For 57 years, this man has crafted wooden lacrosse sticks by hand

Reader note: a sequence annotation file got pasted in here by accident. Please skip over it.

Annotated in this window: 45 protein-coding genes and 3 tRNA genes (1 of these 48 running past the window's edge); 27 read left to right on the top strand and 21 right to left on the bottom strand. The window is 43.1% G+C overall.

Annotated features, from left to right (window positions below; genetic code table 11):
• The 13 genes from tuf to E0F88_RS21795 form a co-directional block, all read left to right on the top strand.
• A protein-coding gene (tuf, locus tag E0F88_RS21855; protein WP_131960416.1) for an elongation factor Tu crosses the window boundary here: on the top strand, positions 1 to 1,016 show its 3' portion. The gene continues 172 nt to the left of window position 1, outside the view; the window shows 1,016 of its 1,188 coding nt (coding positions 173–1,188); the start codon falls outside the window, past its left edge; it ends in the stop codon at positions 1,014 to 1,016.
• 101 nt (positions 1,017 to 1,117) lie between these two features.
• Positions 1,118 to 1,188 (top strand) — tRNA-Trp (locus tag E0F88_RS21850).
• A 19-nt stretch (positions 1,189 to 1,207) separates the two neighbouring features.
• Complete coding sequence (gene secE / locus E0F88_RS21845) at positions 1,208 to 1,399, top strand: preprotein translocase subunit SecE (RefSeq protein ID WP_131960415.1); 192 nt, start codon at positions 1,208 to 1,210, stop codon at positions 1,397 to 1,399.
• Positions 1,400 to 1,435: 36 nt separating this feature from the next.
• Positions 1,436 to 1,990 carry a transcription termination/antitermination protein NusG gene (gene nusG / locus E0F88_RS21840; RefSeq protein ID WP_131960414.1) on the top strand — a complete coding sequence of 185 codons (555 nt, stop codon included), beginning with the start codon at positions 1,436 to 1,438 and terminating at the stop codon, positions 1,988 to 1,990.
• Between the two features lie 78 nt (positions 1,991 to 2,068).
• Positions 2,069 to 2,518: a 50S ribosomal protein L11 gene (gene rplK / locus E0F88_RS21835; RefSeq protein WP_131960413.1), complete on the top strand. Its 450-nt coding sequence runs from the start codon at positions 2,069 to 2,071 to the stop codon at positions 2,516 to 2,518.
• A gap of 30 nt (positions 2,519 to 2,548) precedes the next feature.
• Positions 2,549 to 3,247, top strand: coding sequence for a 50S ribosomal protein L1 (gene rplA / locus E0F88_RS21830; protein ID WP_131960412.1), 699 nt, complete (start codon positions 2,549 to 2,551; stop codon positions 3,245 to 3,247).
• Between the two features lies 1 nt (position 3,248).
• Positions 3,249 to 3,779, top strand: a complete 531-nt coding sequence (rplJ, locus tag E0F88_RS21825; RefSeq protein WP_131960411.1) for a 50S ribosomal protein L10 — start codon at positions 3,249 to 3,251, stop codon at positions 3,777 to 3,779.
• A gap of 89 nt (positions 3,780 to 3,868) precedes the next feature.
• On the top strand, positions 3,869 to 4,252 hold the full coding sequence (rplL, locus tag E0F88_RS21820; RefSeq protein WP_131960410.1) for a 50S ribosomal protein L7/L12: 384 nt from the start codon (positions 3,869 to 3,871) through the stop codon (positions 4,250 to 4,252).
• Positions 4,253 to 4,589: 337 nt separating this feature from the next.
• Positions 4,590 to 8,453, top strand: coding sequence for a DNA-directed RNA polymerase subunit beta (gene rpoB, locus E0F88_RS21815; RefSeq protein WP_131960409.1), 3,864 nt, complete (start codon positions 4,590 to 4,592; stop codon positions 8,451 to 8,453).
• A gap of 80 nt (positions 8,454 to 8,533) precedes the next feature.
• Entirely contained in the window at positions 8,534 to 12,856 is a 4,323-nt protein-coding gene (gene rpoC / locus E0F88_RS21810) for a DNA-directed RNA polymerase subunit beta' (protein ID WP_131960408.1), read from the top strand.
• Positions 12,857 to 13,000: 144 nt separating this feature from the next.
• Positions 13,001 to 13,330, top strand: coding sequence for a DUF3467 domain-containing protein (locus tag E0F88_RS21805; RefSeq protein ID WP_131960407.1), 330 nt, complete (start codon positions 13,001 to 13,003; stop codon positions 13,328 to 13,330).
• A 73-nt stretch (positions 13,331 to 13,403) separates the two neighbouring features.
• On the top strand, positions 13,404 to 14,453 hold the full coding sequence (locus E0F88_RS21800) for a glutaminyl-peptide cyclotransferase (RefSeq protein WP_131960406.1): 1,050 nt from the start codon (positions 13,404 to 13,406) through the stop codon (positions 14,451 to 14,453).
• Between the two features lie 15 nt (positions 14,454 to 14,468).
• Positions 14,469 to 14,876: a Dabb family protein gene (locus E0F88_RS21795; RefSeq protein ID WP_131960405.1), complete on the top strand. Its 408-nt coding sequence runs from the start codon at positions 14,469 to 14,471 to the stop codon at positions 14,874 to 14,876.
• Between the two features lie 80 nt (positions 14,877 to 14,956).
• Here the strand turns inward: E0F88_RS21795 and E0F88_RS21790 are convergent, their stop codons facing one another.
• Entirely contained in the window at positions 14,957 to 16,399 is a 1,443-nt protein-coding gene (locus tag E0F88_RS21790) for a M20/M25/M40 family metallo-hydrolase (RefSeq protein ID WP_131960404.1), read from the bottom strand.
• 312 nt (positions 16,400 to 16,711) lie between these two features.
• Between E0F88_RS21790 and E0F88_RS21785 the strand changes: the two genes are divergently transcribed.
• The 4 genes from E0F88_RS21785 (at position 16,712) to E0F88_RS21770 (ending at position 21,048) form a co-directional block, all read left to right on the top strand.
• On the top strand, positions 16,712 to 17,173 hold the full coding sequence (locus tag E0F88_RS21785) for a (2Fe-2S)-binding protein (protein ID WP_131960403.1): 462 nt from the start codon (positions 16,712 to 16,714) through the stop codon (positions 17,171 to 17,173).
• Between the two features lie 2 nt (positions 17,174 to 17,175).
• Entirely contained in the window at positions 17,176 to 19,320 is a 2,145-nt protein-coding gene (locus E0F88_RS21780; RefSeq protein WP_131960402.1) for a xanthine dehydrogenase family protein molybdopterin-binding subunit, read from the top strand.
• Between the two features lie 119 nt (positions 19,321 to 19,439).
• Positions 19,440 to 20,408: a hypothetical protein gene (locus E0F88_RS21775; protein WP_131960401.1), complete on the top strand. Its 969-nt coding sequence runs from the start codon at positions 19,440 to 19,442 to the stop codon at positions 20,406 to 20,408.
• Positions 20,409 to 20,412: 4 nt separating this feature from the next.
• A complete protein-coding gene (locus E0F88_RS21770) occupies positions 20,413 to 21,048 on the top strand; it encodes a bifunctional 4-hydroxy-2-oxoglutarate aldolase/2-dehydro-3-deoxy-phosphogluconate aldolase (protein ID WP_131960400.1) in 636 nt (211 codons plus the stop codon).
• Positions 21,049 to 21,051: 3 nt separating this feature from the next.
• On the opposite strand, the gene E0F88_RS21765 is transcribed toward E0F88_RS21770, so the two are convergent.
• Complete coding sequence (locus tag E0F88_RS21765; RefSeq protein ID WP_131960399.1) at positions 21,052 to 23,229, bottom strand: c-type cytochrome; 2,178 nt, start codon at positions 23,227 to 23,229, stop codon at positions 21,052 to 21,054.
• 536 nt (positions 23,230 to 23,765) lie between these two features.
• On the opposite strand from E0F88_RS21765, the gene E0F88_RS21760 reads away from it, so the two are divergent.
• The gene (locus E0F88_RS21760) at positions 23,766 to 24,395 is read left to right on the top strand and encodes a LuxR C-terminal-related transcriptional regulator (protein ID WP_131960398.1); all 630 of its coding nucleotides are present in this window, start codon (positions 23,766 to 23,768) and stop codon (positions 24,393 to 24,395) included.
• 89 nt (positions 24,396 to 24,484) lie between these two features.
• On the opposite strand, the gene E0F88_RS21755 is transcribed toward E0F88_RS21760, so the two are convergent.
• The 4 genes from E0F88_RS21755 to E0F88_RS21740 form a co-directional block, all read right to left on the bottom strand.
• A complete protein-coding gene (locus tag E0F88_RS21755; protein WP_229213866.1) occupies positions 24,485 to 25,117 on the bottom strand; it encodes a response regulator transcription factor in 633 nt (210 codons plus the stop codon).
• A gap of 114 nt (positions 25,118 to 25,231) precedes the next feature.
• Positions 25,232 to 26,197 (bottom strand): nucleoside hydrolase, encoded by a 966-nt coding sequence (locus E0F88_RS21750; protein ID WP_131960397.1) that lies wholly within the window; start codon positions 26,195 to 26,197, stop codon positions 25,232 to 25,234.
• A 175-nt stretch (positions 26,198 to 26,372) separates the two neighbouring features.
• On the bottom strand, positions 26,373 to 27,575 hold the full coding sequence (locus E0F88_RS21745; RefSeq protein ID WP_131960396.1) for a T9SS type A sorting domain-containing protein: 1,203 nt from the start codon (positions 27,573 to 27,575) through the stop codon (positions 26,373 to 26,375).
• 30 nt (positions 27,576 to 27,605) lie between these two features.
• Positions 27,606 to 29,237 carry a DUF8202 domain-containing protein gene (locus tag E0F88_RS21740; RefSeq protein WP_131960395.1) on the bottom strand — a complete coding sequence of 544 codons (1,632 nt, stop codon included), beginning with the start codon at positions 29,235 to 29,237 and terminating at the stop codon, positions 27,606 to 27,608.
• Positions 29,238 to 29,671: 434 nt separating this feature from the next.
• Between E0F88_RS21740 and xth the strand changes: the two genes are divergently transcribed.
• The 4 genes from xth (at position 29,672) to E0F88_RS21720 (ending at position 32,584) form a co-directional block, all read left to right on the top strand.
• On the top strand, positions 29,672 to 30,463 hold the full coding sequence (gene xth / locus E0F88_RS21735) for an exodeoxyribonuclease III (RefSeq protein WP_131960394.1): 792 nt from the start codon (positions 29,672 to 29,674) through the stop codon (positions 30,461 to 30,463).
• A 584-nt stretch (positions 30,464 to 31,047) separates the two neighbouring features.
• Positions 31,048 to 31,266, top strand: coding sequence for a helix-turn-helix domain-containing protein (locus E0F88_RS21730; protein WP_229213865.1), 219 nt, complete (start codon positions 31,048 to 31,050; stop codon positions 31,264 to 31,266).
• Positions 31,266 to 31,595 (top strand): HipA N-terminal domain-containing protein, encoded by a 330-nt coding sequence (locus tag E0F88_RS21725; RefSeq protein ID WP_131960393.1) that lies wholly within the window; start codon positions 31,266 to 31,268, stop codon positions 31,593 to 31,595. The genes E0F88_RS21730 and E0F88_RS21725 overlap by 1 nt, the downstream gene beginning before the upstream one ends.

first_img Published on April 15, 2018 at 10:45 pm Contact Matthew: mguti100@syr.edu | @MatthewGut21 His shoulders, fingers, wrists and back hurt after he logs six- to 10-hour days. Jacques said he makes about 200 sticks per year now, down from about 11,000 in 1972. In the 1960s and 1970s, he made sticks for many Syracuse, Cornell, Siena and Cortland men’s lacrosse players. He learns more about the stick creation process every time, and often tells people who buy his sticks that they’re “the best stick I’ve ever made.”“Each stick is a work of art,” said Jacques’ sister, Freid. “He never hurried up so he could make more and make a lot of them, so he could make more money. That’s never the purpose. It’s to make an excellent stick.”Since many traditional stickmakers have died or retired, Jacques is running one of the last old-school stick-production joints in the country. He works in a shed with a few lights, alongside cats named Obama and Michelle, on a wooden bench he built with his father in 1969. His father, Louis, introduced lacrosse to him, setting him on a path to become a star at nearby LaFayette High School.In the decades since, when traveling to games and conventions, he’s had a front-row seat to the rise in the game, which he correlates with the rise in plastic heads. He maintains an appreciation for the innovations that drove a stark decline in demand for wooden sticks. He has no hard feelings, because he said it’s what brought lacrosse across the country and world.“If we had relied on Indians making wooden sticks,” Jacques said, “the game wouldn’t have grown as big, as fast.”The Syracuse men’s lacrosse team has not visited Jacques’ workshop, he said, but visiting teams sometimes do on their trips to play the Orange. Notre Dame and Virginia have watched him make sticks. Last year, UVA head coach Lars Tiffany looked back to his time growing up on a ranch in LaFayette — near Onondaga Nation — by busing his entire team to Jacques’ barn. Players packed into a back room.“The Onondaga Reservation reminds us all of the beauty of this game,” Tiffany said. “Alfie’s stick-making is at the core of lacrosse.”Alexandra Moreo | Senior Staff PhotographerThe foundation for the best-quality lacrosse stick begins about a year before it’s even used in a game. Tree selection is not paramount — Jacques said all steps are integral — but finding the right tree is make-or-break. The living nature of the tree is believed to transfer into the lacrosse stick and the person using the stick. A bad tree makes it impossible to construct a stick, said Jacques, who surveys forests in the LaFayette, Cortland, Cazenovia, Ithaca and Oswego areas.There can be no knots or limbs for the first 3 meters. The tree must be at least 100 years old. Each log costs about $50. Sometimes, he’ll pick five hickory trees out of 200. He cuts them down himself, and he brings seeds and plants new trees.Then Jacques splits the tree into eighths using a wooden mallet, axes and wooden wedges. He uses a knife — made in 1832 and passed down to him by his father — to remove bark and to carve the stick to its final form. He straightens the handle, balances the piece and puts final trims on.There is no playbook or measuring tools, just his own estimation that comes from 57 years of experience. The drying process alone is about six months. He completes each stick by sanding it, burning his logo, dating and stamping.As a large green belt-sander hummed last week, Jacques sat on an old wooden bench and carved a stick. He paid special attention to how the knife traveled. He explained that you don’t just pull the knife along the wood. A defining characteristic of a good stick lies in the handle. Don’t minimize the handle.“It’s therapeutic,” Jacques said. “You have a wood stove on, pot of coffee, just make chips all day. When you’re done, the floors are covered with chips. It’s a relaxing thing to do. Everything you do in this work has purpose to the end product. There’s no gravy. You don’t just cut for cutting sake. You cut with purpose. You saw with purpose, carve with purpose, drill holes with purpose.”Alexandra Moreo | Senior Staff PhotographerHe’s crafted wooden sticks for nearly six decades, factoring in his introduction to stick-making. Back in 1960, his family couldn’t afford a stick, which went for $5, so he and his father cut down a hickory tree in the backyard and made a stick without much background knowledge.Since then, a lot has changed. The game of lacrosse has blossomed. Many fellow stickmakers have died. Lacrosse fans have come from far beyond the edges of Onondaga Nation for his sticks. As the internet boomed, he never felt the urge to have social media or advertise on a website. There may even be a few thousand more sticks in his future, though he looks forward to scaling back in retirement.His sticks, at that workshop at the bottom of the hill, have remained a constant through it all.“This is what I live for,” he said. “This is what I can do all of the time, every day. This is my life.” Comments As steam formed inside a rusty oil tank, Alfie Jacques crafted wooden lacrosse sticks at a barn down a dirt driveway on the Onondaga Nation reservation a few miles south of Syracuse University.The tank in question measures a few feet wide and about 8 feet long. Its temperature was set so high that steam shot out of the 1,000-liter drum filled with water. Jacques, 69, stuck a piece of wood into the tank, pulled it out and bent it.“This boil starts steaming like hell,” he said. “The wood doesn’t just bend. You have to muscle it.”A few dozen logs sat under a tarp on the grass behind Jacques. About 15 yards away is his barn, home to what he believes is the best stickmaking in the world. The air smelled of wood. There is no plastic, no music, no TVs, no signs of assembly-line production. There’s just Jacques, his wood, his equipment and his devotion to a technique — a way of life — that has lasted nearly six decades. It has spanned the United States and Canada, and created more than 100,000 one-piece wooden lacrosse sticks, each made by hand.AdvertisementThis is placeholder textKevin Camelo | Digital Design EditorSeven days a week, 40-something weeks a year, Jacques wakes up at his Fayetteville home and drives his red van to a spot on the Onondaga Nation reservation that doesn’t show up on Google Maps. He opens up shop, crafts some sticks and locks up in the evening. It’s a no-frills operation that begins with selecting the best shagbark hickory trees and ends by fusing a message onto the stick, along with a trademark stamp. The inscription is often custom, especially if the stick serves as an award or gift. A stick he recently made reads: “Leader, friend.”“This is the Creator’s Game,” he said. “It’s a lot more than people think. People think of the Native American as a savage, godless creature that’s out to kill people. They say we’re poor, uneducated, on a reservation, totally controlled by the white people. That’s how they like their Indian. We’re always fighting against that kind of prejudice. So we embrace one another and the game of lacrosse.”Because of an extensive drying process, each stick takes 10 months to make and sells for about $350. Yet he maintains a drive for his craft because for Native Americans, lacrosse is sacred. Men are put to rest in a casket with a lacrosse stick.Many of his sticks are made for people living on the Onondaga Nation reservation, where lacrosse is used to heal and lift the spirits of community members.“Lacrosse is who we are as a people,” Jacques said. “And this is the mecca of lacrosse. People come from all over to watch the old Indian guy make lacrosse sticks.”center_img Facebook Twitter Google+last_img read more